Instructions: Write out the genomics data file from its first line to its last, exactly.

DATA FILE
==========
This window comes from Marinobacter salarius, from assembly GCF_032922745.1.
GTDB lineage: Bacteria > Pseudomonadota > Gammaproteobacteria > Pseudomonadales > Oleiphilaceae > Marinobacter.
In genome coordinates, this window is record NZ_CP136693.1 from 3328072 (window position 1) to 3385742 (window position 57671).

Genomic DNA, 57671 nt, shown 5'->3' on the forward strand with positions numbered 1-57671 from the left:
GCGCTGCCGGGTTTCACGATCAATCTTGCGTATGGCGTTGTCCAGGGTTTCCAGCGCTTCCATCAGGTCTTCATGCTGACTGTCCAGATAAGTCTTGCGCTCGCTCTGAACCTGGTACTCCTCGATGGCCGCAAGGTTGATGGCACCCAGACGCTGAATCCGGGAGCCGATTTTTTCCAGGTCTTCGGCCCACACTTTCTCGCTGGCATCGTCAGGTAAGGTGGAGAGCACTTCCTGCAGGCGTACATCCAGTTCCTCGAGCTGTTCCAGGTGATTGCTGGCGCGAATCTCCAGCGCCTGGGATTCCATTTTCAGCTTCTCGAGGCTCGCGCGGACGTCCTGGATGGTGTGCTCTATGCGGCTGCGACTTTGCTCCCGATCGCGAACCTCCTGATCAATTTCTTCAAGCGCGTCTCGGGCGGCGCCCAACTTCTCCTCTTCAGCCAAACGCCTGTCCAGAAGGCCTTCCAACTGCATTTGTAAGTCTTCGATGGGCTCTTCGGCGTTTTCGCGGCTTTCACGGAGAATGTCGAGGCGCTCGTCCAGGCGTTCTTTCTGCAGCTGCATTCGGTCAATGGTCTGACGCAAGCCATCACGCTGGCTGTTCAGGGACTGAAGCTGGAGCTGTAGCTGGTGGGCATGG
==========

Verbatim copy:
This window comes from Marinobacter salarius, from assembly GCF_032922745.1.
GTDB lineage: Bacteria > Pseudomonadota > Gammaproteobacteria > Pseudomonadales > Oleiphilaceae > Marinobacter.
In genome coordinates, this window is record NZ_CP136693.1 from 3328072 (window position 1) to 3385742 (window position 57671).

Genomic DNA, 57671 nt, shown 5'->3' on the forward strand with positions numbered 1-57671 from the left:
GCGCTGCCGGGTTTCACGATCAATCTTGCGTATGGCGTTGTCCAGGGTTTCCAGCGCTTCCATCAGGTCTTCATGCTGACTGTCCAGATAAGTCTTGCGCTCGCTCTGAACCTGGTACTCCTCGATGGCCGCAAGGTTGATGGCACCCAGACGCTGAATCCGGGAGCCGATTTTTTCCAGGTCTTCGGCCCACACTTTCTCGCTGGCATCGTCAGGTAAGGTGGAGAGCACTTCCTGCAGGCGTACATCCAGTTCCTCGAGCTGTTCCAGGTGATTGCTGGCGCGAATCTCCAGCGCCTGGGATTCCATTTTCAGCTTCTCGAGGCTCGCGCGGACGTCCTGGATGGTGTGCTCTATGCGGCTGCGACTTTGCTCCCGATCGCGAACCTCCTGATCAATTTCTTCAAGCGCGTCTCGGGCGGCGCCCAACTTCTCCTCTTCAGCCAAACGCCTGTCCAGAAGGCCTTCCAACTGCATTTGTAAGTCTTCGATGGGCTCTTCGGCGTTTTCGCGGCTTTCACGGAGAATGTCGAGGCGCTCGTCCAGGCGTTCTTTCTGCAGCTGCATTCGGTCAATGGTCTGACGCAAGCCATCACGCTGGCTGTTCAGGGACTGAAGCTGGAGCTGTAGCTGGTGGGCATGG